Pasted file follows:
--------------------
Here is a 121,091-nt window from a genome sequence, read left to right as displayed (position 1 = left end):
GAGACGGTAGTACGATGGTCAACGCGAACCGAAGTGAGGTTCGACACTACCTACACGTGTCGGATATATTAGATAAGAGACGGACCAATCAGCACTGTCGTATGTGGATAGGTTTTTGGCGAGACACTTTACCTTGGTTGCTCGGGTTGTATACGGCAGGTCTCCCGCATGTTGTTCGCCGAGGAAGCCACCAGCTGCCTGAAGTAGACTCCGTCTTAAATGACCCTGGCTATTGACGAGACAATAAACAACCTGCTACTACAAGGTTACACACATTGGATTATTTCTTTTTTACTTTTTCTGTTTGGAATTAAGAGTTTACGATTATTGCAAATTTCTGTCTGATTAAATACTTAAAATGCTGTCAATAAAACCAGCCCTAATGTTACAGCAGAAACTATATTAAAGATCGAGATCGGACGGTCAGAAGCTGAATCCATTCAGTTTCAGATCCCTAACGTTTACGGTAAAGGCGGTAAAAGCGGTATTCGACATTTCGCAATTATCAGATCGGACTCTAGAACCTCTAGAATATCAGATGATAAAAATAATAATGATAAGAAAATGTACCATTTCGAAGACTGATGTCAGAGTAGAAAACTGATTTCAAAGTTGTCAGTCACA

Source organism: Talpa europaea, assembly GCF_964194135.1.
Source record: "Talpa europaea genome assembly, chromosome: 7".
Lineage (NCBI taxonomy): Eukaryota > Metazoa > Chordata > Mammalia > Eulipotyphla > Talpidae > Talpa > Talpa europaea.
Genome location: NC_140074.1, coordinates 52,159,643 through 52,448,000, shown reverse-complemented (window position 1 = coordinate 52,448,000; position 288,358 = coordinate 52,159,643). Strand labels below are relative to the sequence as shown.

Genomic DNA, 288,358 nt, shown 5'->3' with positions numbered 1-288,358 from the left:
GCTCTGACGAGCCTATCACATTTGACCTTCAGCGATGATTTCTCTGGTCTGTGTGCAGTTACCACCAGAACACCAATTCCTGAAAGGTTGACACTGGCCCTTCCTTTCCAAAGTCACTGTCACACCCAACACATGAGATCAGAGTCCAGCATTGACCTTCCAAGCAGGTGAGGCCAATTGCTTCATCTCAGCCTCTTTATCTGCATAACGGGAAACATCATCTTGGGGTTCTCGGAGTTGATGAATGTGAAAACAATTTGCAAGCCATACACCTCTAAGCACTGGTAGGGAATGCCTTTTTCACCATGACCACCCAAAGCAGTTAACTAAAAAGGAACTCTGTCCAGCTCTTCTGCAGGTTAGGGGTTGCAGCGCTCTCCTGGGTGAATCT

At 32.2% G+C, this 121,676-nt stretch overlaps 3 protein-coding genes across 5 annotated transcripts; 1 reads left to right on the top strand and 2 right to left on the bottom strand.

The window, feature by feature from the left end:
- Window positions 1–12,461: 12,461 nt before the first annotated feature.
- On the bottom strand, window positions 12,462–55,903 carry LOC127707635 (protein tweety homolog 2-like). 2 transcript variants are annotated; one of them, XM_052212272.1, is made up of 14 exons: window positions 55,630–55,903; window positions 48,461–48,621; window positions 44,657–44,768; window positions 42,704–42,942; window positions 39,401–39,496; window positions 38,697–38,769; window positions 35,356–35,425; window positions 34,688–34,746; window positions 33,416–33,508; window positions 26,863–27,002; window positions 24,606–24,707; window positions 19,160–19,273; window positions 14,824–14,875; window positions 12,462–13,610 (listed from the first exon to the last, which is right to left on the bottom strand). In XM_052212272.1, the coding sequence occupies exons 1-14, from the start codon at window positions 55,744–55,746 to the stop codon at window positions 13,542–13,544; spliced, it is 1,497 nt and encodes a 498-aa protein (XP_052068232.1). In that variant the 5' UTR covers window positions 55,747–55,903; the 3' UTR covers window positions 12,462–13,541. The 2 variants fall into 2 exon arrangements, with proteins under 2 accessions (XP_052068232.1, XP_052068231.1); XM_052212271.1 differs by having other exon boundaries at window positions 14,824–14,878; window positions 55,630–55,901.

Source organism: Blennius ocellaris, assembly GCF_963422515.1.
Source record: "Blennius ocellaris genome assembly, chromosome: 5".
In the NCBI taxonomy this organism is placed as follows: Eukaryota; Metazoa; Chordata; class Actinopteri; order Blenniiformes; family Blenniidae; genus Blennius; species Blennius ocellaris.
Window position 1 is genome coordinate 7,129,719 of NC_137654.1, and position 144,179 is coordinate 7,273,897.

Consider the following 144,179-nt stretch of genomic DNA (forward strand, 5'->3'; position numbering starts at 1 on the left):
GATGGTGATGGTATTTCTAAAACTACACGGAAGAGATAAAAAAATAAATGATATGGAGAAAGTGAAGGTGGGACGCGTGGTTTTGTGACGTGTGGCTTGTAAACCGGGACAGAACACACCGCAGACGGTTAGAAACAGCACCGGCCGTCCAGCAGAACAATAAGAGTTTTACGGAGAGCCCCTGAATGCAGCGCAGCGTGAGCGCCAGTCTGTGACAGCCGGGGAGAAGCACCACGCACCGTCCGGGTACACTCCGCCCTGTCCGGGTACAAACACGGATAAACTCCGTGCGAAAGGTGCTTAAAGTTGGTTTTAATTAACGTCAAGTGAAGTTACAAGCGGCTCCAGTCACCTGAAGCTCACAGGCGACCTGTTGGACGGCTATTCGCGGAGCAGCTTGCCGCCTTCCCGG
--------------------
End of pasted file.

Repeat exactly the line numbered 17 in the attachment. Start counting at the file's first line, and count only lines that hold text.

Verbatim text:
Consider the following 144,179-nt stretch of genomic DNA (forward strand, 5'->3'; position numbering starts at 1 on the left):